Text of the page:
Coda ClinicalCritical CareSurgery

In part 2 of this episode of the Coda podcast, Coda co-founder Roger Harris is again joined by Sydney-based Chris Anderson and Lausanne-based Frederic Michard, as they discuss how we can do better when it comes to deteriorating patients.

In part 1, the three intensive care specialists explored precisely what a deteriorating patient is, how big a problem they are and exactly why we should care – in this episode Harris, Anderson and Michard now look at ways in which the problem can be resolved.

Hosted by Roger Harris, he is joined by guests Frederic Michard – a Critical Care MD, PhD and Chris Anderson – a fellow intensive care specialist. Roger speaks to Frederic and Chris about ways in which healthcare professionals can recognise deteriorating patients sooner, and how they should be responded to, as well as discussing both solutions and how deteriorating patients can be better detected.

By way of a resolution, the three experts explore the idea of wearable, mobile solutions and – imagining the future of patient monitoring – they discuss what said solutions might look like, and how they will help nurses monitor deteriorating patients.

They also address the question that arises regarding which patients are most in need of monitoring, concluding that it’s those at the greatest risk of clinical deterioration.

Harris, Anderson and Michard also agree that there is reason to believe that new, future techniques will be able to ensure accurate detection of deteriorating patients, and that smarter software will make such a task more streamlined.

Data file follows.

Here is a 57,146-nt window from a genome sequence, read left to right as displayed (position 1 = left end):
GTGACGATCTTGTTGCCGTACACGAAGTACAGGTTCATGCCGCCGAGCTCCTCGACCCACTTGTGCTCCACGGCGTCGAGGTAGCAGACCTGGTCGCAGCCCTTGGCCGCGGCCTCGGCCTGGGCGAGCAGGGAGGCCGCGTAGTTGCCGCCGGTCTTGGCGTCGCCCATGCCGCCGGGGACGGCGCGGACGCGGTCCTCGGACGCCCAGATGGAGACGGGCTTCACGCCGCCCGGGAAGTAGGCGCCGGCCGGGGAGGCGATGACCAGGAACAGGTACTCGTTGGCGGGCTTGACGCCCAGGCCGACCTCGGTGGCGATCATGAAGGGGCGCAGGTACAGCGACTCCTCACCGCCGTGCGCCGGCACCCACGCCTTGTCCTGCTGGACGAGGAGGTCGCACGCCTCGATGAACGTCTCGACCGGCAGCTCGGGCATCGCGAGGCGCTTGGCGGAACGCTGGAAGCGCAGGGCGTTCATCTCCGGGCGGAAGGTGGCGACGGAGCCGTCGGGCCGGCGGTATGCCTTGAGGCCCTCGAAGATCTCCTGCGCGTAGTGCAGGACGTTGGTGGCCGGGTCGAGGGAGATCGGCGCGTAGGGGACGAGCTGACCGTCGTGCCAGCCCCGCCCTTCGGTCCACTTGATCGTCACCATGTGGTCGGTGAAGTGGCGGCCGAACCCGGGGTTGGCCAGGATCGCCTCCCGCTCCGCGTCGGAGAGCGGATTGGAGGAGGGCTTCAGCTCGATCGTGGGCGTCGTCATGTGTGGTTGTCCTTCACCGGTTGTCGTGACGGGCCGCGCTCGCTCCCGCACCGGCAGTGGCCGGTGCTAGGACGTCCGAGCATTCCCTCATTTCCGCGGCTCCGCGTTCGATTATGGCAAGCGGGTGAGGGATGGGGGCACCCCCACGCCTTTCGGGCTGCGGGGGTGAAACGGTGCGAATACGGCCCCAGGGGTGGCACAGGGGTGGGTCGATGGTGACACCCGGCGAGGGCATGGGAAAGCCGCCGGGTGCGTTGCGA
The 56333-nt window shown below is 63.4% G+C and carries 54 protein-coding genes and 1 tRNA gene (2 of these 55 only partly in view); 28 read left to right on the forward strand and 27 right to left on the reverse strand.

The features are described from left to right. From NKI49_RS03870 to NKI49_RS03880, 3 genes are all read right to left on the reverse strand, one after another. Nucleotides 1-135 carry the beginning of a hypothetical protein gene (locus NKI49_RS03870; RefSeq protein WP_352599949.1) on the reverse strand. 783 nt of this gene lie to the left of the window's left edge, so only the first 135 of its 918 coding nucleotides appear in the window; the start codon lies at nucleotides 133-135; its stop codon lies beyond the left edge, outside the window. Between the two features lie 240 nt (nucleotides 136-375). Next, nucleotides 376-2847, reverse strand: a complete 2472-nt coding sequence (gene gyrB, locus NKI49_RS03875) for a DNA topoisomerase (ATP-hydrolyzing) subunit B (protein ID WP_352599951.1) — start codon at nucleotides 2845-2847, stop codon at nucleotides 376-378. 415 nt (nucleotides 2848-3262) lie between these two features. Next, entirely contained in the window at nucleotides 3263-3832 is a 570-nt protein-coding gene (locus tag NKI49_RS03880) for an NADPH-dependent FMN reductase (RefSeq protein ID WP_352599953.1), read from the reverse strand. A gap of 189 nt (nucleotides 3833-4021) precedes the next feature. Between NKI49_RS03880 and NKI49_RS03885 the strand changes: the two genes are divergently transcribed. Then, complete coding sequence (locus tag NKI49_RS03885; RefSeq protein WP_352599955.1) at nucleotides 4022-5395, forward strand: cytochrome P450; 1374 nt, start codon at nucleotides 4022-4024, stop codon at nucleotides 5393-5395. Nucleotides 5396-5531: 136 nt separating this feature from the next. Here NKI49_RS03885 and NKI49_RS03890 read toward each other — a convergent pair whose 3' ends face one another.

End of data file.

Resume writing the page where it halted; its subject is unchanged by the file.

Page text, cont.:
Michard finishes by noting the importance that healthcare professionals focus on individualising not only the monitoring that is on offer, but – equally important – precisely who is going to be monitored and when.


For more like this, head to our podcast page. #CodaPodcast

This podcast is sponsored by GE Healthcare.

About GE Healthcare

Did you know that:

Adverse events in general wards are not uncommon, and many are preventable? Mortality after surgery is 1,000x higher than intraoperative mortality.1

In the ward, vital signs are often abnormal or trending toward abnormal, hours before cardiac arrest or ICU transfer, but clinicians may only suddenly notice because spot-checks are usually done on a 4-6-hour interval?2

Abnormal respiratory rate (RR) has been shown to be an important predictor of serious events, such as cardiac arrest and admission to an ICU?3 Patient safety and ensuring optimal care for recovering patients are priorities for every hospital. A way to do this is to keep patients moving and to continuously monitor key vital signs, including RR. While this sounds easy, finding a simple and reliable way to support monitoring patients in the general ward setting has been a challenge.

Learn more about a new, innovative solution that is meeting this challenge:



Sessler, et al., Beyond Failure to rescue: the time has come for continuous monitoring. British Journal ofAnesthesia 2019, 122(3): 304-306.

Michard, et al., Protecting ward patients. ICU Management & Practice; Vol 19 – Issue 1 (2019).

Cretikos, et al., Respiratory rate: the neglected vital sign. MJA; Vol 188 No. 11, 657-659 (2008).

Roger Harris

Roger Harris is a senior staff specialist in the intensive care unit at the Royal North Shore hospital and the Sydney Adventist hospital (SAN). He is dual qualified in Emergency Medicine and Intensive Care. Roger is one of the co-founders of SMACC and Coda. He is passionate about education, his five children and especially his beautiful wife Georgie.


Frederic Michard

Frederic Michard is a Critical Care MD, PhD, based in Lausanne, Switzerland.

He trained in Paris University Hospitals and in Boston (Anesthesia & Critical Care @ Mass General Hospital-Harvard Medical School).

He is known for his research work and publications (>10,000 citations on Google scholar) on pulse pressure variation (PPV) and fluid responsiveness, and more recently on digital innovations and wearable sensors.


Christopher Andersen

Chris is an intensivist from Sydney with an interest in clinical trials. His current research areas are subarachnoid haemorrhage and respiratory sepsis. Prior to covid19 he spent as much time as possible travelling with his young family but now he is just happy being out of lockdown, taking long family bushwalks and surfing.